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Discussion Starter · #1 ·
So we just moved in - and spent some time in the attic. This house is 1943, and is knob n tube wiring. It's all in good shape, and I will not be rewiring soon. At some point, I would guess in the last 5 years, the previous owners had a heater/blower unit installed in the attic. The installers spliced into the knob and tube, I believe, and finished the circuit with romex. See the picture - is this "fine". should it be in a box? It looks a little fishy to me, so I thought I'd ask you all for your thoughts.

Thanks,
658661
 

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that looks like a doorbell transformer.


my basement had updated wiring, but the main house, no. i replaced it all.
 

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There is no good way to tap into K and T, but that is the way the whole system is done. Surprised a house from the 1940's was in K and T. I once saw a house built in 1925 that was wired in NM.
 

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It is against code to extend an ungrounded circuit. I have never seen a K&T circuit that was grounded. So adding the NM cable for the heater/blower is not code compliant.
 

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Discussion Starter · #9 ·
I only took 1 other photo for something else - so it's not a great pic - and I don't want to go back up there for a pic. But you can see the tubes running through the ceiling joists in this pick. Pretty much the same across the rest of the attic.
658688
 

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Discussion Starter · #10 ·
That first pic above, is the only NM in the attic. goes from that "splice" to an electrical outlet, which the blower/heater is plugged into.
 

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The black single wires could either be "bell wire" (typically 18 to 22 gauge) or knob and tube wire (14 gauge) but are okay because they are connected to the low voltage terminals of the transformer.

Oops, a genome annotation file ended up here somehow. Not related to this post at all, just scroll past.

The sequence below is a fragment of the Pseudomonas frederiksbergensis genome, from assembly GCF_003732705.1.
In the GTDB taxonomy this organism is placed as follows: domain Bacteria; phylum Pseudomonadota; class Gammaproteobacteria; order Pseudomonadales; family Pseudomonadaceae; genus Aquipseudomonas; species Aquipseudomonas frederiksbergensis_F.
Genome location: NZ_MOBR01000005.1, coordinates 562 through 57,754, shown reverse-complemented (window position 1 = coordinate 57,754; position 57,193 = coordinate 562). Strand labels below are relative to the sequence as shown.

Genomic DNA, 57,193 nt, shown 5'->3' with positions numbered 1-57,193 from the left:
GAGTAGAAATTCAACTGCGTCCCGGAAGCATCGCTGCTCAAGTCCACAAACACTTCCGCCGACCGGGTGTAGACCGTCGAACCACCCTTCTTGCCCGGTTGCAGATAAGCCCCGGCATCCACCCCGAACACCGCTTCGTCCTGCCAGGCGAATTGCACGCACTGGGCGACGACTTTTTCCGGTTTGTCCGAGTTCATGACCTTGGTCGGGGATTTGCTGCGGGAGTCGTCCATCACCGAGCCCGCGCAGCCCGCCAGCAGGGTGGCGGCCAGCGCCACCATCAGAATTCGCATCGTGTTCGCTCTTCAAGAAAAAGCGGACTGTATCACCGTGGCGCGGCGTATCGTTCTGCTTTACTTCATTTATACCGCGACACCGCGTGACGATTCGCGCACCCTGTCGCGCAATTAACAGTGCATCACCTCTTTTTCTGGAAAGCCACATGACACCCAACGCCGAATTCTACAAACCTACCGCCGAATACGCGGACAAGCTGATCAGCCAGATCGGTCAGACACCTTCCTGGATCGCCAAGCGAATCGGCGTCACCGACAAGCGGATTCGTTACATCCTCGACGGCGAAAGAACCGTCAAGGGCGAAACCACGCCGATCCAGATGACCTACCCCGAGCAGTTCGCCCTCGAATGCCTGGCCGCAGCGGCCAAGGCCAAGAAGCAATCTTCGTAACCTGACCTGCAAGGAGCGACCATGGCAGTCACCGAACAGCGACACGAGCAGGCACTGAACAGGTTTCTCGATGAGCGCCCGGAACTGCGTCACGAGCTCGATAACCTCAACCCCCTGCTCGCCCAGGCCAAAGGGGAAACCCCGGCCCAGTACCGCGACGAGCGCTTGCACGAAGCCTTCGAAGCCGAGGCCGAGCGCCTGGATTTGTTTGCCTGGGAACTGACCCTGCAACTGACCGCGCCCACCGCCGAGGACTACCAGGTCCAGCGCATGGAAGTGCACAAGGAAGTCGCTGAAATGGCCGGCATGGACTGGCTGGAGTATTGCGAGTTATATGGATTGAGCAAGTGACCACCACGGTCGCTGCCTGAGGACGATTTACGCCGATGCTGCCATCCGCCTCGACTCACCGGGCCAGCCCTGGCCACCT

The line voltage (120 volt) primary wires are on the other side of the transformer, do not have exposed screw terminals, and look to be correctly wired into an outlet box with Romex coming out and going to the panel.

Usually a doorbell or air conditioning low voltage transformer is mounted on the outside of a box and the primary wires go through a clamp or nipple directly into the box and are not visible from the outside.

Nothing wrong with repurposing K&T for low voltage except it could look confusing to the next person to service or analyze the wiring.
 

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Is that what that is? A transformer?
Yes it is a transformer but it does not appear to be the original one. The one that was installed before was meant to have it's primary wires run through the 2 holes in that box cover. Those wires would have been insulated with rubber covered with woven cloth. The one there now was meant to be installed through a knockout on the box rather than the cover so that the primary wires are entirely inside the box. It's not supposed to be laying loose like that. Remount that transformer through a knockout on the box. There will be a flange that goes through the knockout and a screw that tightens against the other edge of the knockout from the inside of the box to hold the transformer to the box. Splice the transformers primary wires to the wires in the box just as they are spliced now. Replace the antique box cover with a flat one of the correct size. Do not install the transformer through a knockout in the cover.

It is important that knob and tube wiring not be surrounded by insulation. The natural rubber insulation that was used on those wires will get too hot and turn into dust leaving the wires uninsulated thus exposing any living thing that touches it to a shock and any conductive thing that touches it to becoming energized so that anyone who touches it will get a shock.
If there is now insulation around the knob and tube wires there is a danger of shock and fire. Since your not going to remove the insulation you are going to have to rewire all of the K&T wiring that is now buried in insulation.